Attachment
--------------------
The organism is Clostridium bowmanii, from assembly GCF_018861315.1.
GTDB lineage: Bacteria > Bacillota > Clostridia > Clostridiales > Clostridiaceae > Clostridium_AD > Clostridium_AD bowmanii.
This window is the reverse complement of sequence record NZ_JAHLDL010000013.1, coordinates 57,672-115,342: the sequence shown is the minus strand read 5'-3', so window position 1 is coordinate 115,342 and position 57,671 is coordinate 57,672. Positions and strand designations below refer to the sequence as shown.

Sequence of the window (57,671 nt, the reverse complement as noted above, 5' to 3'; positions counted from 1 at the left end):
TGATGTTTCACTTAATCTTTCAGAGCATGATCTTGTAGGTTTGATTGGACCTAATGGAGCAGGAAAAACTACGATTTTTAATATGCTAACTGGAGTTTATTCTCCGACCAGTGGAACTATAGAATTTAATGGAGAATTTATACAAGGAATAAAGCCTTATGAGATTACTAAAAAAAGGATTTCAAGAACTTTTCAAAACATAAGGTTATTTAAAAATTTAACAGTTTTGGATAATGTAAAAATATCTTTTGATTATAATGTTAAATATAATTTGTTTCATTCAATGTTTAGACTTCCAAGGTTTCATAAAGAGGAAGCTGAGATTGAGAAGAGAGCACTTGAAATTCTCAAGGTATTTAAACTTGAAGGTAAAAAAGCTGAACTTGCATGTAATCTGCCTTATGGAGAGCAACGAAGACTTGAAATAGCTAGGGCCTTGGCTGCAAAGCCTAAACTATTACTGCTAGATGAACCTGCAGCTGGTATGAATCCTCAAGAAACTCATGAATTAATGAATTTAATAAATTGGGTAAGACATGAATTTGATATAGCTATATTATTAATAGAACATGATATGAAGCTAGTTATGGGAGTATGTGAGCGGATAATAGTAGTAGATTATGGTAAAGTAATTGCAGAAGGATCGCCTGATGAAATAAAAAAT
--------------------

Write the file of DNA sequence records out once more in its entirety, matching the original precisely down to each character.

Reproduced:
The organism is Clostridium bowmanii, from assembly GCF_018861315.1.
GTDB lineage: Bacteria > Bacillota > Clostridia > Clostridiales > Clostridiaceae > Clostridium_AD > Clostridium_AD bowmanii.
This window is the reverse complement of sequence record NZ_JAHLDL010000013.1, coordinates 57,672-115,342: the sequence shown is the minus strand read 5'-3', so window position 1 is coordinate 115,342 and position 57,671 is coordinate 57,672. Positions and strand designations below refer to the sequence as shown.

Sequence of the window (57,671 nt, the reverse complement as noted above, 5' to 3'; positions counted from 1 at the left end):
TGATGTTTCACTTAATCTTTCAGAGCATGATCTTGTAGGTTTGATTGGACCTAATGGAGCAGGAAAAACTACGATTTTTAATATGCTAACTGGAGTTTATTCTCCGACCAGTGGAACTATAGAATTTAATGGAGAATTTATACAAGGAATAAAGCCTTATGAGATTACTAAAAAAAGGATTTCAAGAACTTTTCAAAACATAAGGTTATTTAAAAATTTAACAGTTTTGGATAATGTAAAAATATCTTTTGATTATAATGTTAAATATAATTTGTTTCATTCAATGTTTAGACTTCCAAGGTTTCATAAAGAGGAAGCTGAGATTGAGAAGAGAGCACTTGAAATTCTCAAGGTATTTAAACTTGAAGGTAAAAAAGCTGAACTTGCATGTAATCTGCCTTATGGAGAGCAACGAAGACTTGAAATAGCTAGGGCCTTGGCTGCAAAGCCTAAACTATTACTGCTAGATGAACCTGCAGCTGGTATGAATCCTCAAGAAACTCATGAATTAATGAATTTAATAAATTGGGTAAGACATGAATTTGATATAGCTATATTATTAATAGAACATGATATGAAGCTAGTTATGGGAGTATGTGAGCGGATAATAGTAGTAGATTATGGTAAAGTAATTGCAGAAGGATCGCCTGATGAAATAAAAAAT